I had an idea at work yesterday. This is worthy of comment because few of my ideas survive beyond five minutes of my examining them in daylight; next to none survive my explaining them to colleagues.

Philosophers, historians, and sociologists of science often, but not always, subscribe to one of a limited range of theories about how science progresses. Scientists themselves usually don't. They do, however, encourage the sorts of tweedy boys I listed to get the wrong idea about the way science works because scientists like to tidy up or glamorize their thought processes retrospectively. In a microscopic attempt to put the record straight, and without going into specifics, I'm going to explain honestly how my poxy little idea was born.

The Campus librarian circulates a list of scientific papers and, occasionally, newspaper/magazine articles that she thinks the locals will be interested in or that locals have written. Yesterday it included a paper with an author whose name I recognized. The authors of the paper had done a big computer analysis of lots of biological data. It immediately struck me that the analysis was relevant to a question that an experimental (non-computer) biologist had been wrestling with—in fact he had asked me in the past to look out for publications of a related, but different, type and let him know if I found one.

So I phoned the experimentalist, who is a full professor at one of the top three scientific universities. We didn't piss about with all that “how are you?” bollocks. Within about ten minutes he had run me through the results and implications of about two years worth of painstaking laboratory work and I'd directed him to a tool to analyse another side-experiment of his. We also talked about my idea.

The paper I had found wasn't what the experimentalist had been looking for, but I pointed out that there was a technique in existence which could be used to investigate another related phenomenon. “Was it a question worth asking?” I asked.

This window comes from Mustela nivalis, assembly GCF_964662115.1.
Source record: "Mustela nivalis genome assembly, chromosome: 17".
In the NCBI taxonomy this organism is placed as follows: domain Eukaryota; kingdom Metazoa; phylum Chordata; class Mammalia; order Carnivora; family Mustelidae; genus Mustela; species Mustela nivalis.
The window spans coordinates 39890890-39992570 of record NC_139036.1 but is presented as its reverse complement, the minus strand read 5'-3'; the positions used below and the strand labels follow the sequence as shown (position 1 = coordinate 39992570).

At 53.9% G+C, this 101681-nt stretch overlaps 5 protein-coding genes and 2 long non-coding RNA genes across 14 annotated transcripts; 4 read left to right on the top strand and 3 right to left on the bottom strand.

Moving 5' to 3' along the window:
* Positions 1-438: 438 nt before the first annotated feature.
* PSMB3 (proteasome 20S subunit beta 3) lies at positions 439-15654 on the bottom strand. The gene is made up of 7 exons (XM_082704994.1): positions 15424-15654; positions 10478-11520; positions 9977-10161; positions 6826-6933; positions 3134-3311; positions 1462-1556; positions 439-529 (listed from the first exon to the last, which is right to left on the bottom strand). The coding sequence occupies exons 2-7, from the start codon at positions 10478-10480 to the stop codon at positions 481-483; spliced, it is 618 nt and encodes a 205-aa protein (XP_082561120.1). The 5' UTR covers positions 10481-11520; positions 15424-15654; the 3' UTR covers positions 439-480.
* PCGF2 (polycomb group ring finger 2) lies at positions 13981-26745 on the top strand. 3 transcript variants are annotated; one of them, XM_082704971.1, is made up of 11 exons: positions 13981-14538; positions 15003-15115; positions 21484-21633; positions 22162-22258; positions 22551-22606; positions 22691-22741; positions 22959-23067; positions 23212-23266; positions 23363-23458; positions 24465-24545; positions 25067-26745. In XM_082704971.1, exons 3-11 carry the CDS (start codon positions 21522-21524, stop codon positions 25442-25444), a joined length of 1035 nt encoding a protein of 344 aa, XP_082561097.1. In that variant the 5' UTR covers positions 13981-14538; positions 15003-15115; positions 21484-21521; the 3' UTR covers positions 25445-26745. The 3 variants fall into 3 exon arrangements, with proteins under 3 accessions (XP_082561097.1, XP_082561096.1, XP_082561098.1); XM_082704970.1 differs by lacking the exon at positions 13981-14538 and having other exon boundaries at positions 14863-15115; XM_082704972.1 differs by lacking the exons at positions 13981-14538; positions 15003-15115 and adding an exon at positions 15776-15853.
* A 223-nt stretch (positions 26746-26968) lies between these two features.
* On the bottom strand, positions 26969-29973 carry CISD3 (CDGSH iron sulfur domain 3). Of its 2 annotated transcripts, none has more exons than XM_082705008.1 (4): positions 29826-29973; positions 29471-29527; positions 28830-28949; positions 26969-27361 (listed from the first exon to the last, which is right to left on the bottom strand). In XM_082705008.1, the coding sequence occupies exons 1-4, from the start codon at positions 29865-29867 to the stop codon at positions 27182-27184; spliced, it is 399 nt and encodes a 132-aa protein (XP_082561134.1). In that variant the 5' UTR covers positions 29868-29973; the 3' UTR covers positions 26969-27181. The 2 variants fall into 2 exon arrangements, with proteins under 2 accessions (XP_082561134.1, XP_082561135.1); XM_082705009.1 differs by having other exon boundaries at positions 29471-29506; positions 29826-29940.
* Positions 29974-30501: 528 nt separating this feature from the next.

“Yes,” he answered, and (to paraphrase) “bugger me if that technique wouldn't be useful for another problem I'm interested in.” (At the end of the conversation he did ask me if I'd found myself another job yet, but that was the extent of the smalltalk)

I am pretty sure, that, if I can find the time to pursue it, this idea will lead, in turn, to another interesting paper. It should answer a simple, but subtle question. Even if the answer is ambiguous, it might still be worthy of some public discussion. Will it cure cancer? No. Will lead to a vaccine against HIV? No. Will it get me another publication? I hope so. 1.7 people will read that publication.

Tweedy types, note: I wasn't thinking about something else; I wasn't lying in the bath; I wasn't inspired by a suggestive visual representation or analogy. Of course, if my idea hadn't been a poxy little one, but something of world-changing significance, by the time I was ready to collect my Nobel Prize I'd have invented a pleasing little domestic myth involving my burning my hand on a stove and watching a bubble of skin form, and it reminding me of the opening of a particular protein structure, and my immediately beginning to wonder if there was some way such a “blister” could be “lanced” using molecular tweezers… You suckers would have believed it and anyone who knew my field would be muttering “bullshit” under their breath during my prize-winning lecture.